Insurance Services

How to Effectively Manage Claims and Reduce Costs in the Insurance Sector

Claims management is a complex process that involves several steps, from claim submission, investigation, and assessment to negotiating settlement and disbursal. A well-managed claim can make a huge difference and define a hassle-free insurance process or a prolonged, frustrating one.

The ultimate goal of claims management for insurance companies that cover property and casualty (P&C) or life and annuities (L&A) is to find ways to ensure that legitimate claims are settled promptly, efficiently, and accurately while reducing the costs of handling the insurance claims.

To achieve this, more and more insurers are figuring out efficient ways to streamline their business processes, prevent fraud, provide superior customer experience, and reduce indirect and direct expenses on claims settlement.

This blog explores some common challenges in claims management and shares some key strategies that insurers can apply to streamline their claim management processes and reduce costs.

Common Challenges in Claims Management and High Claim Cost

Paying out claims to policyholders is one of the most significant expenses for insurance companies. In addition, the claims management process often involves multiple claim situations and several challenges that can cause a delay or error in the claim approval/disbursal process, damage the insurer’s reputation, and increase the cost of claims. These challenges include:

1. Fraudulent Claims

Insurers lose billions of dollars every year globally due to fraudulent claims. It’s one of the major challenges that can also increase costs due to investigation expenses, administrative expenses, operational disruption, etc.

2. Inefficient Claims Processing

Inefficiencies in the claims process can lead to delays, increased costs, and customer dissatisfaction. These inefficiencies can occur due to a lack of process automation, legacy systems, and multiple fragmented touchpoints.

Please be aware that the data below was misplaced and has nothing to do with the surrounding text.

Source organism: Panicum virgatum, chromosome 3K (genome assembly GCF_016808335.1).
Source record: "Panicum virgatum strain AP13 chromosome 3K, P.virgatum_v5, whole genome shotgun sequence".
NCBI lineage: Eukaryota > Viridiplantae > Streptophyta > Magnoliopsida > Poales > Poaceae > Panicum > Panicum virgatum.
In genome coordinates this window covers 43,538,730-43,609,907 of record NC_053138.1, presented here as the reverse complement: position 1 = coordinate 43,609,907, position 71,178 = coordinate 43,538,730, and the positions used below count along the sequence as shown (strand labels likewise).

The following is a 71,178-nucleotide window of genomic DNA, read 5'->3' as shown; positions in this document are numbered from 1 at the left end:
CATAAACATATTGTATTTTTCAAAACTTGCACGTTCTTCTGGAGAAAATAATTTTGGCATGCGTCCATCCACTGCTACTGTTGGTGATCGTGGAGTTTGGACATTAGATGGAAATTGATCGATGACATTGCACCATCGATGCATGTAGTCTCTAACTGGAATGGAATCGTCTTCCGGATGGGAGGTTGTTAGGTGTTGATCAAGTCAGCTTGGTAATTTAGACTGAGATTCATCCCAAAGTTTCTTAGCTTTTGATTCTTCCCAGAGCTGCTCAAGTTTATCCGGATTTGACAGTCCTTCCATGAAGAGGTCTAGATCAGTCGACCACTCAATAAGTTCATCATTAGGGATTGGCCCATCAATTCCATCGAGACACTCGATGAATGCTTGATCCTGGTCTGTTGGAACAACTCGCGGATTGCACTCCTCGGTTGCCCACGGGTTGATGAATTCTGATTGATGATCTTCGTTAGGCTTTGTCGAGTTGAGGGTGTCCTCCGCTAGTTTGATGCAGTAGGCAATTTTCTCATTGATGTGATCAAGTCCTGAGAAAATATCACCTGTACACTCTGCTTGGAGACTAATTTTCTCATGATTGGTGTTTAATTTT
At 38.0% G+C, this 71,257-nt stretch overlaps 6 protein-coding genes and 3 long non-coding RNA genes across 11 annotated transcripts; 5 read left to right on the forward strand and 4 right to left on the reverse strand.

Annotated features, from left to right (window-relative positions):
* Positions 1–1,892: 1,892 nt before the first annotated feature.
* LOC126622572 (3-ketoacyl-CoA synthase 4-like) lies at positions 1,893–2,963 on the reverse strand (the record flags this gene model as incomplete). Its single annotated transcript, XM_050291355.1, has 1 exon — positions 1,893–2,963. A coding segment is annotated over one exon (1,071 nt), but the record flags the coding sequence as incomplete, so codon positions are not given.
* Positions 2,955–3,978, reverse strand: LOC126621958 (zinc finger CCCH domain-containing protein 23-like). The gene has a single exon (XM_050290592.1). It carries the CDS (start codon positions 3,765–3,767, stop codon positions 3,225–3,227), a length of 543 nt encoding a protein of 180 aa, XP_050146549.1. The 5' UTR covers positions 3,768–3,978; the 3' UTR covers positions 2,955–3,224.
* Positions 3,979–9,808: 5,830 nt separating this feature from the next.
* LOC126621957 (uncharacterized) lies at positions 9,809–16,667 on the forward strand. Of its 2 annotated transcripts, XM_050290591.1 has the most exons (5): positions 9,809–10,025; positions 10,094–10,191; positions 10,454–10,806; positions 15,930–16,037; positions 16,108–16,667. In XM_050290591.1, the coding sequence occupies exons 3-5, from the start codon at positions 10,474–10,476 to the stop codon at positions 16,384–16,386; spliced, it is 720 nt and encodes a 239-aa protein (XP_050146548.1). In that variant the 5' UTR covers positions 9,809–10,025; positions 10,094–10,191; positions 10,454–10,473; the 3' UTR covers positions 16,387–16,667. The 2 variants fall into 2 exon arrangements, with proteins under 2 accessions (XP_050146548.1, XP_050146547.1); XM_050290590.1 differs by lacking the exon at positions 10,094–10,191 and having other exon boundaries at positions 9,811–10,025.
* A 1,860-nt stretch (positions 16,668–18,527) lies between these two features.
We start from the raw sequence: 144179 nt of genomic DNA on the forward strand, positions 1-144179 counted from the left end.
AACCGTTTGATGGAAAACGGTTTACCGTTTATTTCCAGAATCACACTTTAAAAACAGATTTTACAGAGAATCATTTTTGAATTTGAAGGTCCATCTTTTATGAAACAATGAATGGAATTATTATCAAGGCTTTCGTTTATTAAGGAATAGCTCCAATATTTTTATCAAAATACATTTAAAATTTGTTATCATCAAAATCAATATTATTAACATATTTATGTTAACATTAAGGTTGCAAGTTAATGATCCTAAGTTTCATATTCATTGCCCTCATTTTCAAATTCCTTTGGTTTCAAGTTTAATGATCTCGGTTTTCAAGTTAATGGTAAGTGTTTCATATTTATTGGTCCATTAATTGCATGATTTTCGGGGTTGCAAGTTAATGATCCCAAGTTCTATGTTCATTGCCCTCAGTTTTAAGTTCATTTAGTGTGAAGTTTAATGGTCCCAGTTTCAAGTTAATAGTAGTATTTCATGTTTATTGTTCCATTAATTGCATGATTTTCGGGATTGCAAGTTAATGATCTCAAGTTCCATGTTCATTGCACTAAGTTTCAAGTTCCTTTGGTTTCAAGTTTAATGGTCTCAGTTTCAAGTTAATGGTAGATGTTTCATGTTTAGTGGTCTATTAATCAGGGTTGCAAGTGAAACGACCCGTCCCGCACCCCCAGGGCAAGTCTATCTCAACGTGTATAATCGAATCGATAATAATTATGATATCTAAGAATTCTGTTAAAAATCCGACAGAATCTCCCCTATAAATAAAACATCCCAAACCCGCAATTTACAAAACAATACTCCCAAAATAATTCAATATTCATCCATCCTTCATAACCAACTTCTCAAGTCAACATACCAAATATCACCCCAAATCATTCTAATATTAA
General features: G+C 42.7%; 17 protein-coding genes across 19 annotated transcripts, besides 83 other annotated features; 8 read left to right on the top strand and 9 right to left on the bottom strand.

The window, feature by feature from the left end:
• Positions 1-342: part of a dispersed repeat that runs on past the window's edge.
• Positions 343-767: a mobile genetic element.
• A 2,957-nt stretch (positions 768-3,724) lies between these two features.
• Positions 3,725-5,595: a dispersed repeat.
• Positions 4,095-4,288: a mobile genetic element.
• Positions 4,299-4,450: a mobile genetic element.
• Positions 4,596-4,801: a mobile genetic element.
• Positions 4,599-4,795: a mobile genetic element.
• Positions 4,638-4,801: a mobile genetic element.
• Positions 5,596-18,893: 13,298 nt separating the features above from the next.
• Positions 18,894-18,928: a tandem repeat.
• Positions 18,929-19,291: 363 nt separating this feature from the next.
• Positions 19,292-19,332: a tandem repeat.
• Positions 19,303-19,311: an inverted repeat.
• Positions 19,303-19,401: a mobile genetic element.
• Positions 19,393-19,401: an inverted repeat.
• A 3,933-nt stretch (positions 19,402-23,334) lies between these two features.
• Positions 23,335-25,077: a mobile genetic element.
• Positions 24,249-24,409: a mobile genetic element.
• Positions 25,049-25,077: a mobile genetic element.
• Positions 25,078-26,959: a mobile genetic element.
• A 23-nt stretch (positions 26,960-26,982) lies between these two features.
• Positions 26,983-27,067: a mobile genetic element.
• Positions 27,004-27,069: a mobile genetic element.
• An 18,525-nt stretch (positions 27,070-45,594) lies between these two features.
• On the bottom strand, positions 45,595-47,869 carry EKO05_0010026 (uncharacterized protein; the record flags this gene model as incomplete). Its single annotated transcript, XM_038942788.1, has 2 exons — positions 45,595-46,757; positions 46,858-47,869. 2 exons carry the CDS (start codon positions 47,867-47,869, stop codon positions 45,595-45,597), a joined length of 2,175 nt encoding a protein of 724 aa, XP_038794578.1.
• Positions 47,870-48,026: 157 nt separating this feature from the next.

3. Scarcity of Trained Professionals

With advances in technology and medicine, regulatory changes, customer expectations, etc., claims are becoming more complex and require specialized expertise and highly skilled staff to handle the processes.

4. Fragmented Touchpoints and Lack of Transparency

The First Notification of Loss (FNOL) is the first step in claims processing, wherein the policyholder shares the information about the incident with the insurer. The claim information is transmitted back and forth between claimants, insurance companies, adjusters, and attorneys, which can lead to delays and impact both the insurer and the customer, who may feel a disconnect and lack of transparency. The lack of a unified data platform is the primary technical reason that hampers information sharing among all stakeholders.

6 Key Strategies for Efficient Claims Management

Effective claims management requires a combination of strategies to ensure that claims are handled promptly, efficiently, and accurately.

6 Key Strategies For Efficient Claims Management infographic

1. Invest in Insurtech

Insurance technology solutions can help streamline the claims management process. These include technologies such as automation, advanced data analytics, AI, NLP, and ML. They can help reduce errors, improve efficiency, and decrease administrative and operational costs involved in managing claims. Some examples of insurtech in claims management are:

  1. Chatbots and virtual assistants for real-time (24/7) support
  2. AI-Claims assessment to quickly and accurately assess claims
  3. Automation, such as Robotic Process Automation (RPA)
  4. Blockchain to improve transparency and security of claims data
  5. Documentation digitization with natural language processing (NLP) and optical character recognition (OCR)
  6. Auto-generated analytics dashboard for real-time insights into claims portfolio

2. Optimize First Notification of Loss (FNOL)

Customer experience is a critical part of claims management. It can affect the reputation of the insurance company based on the FNOL process, which sets the tone for the entire claims experience.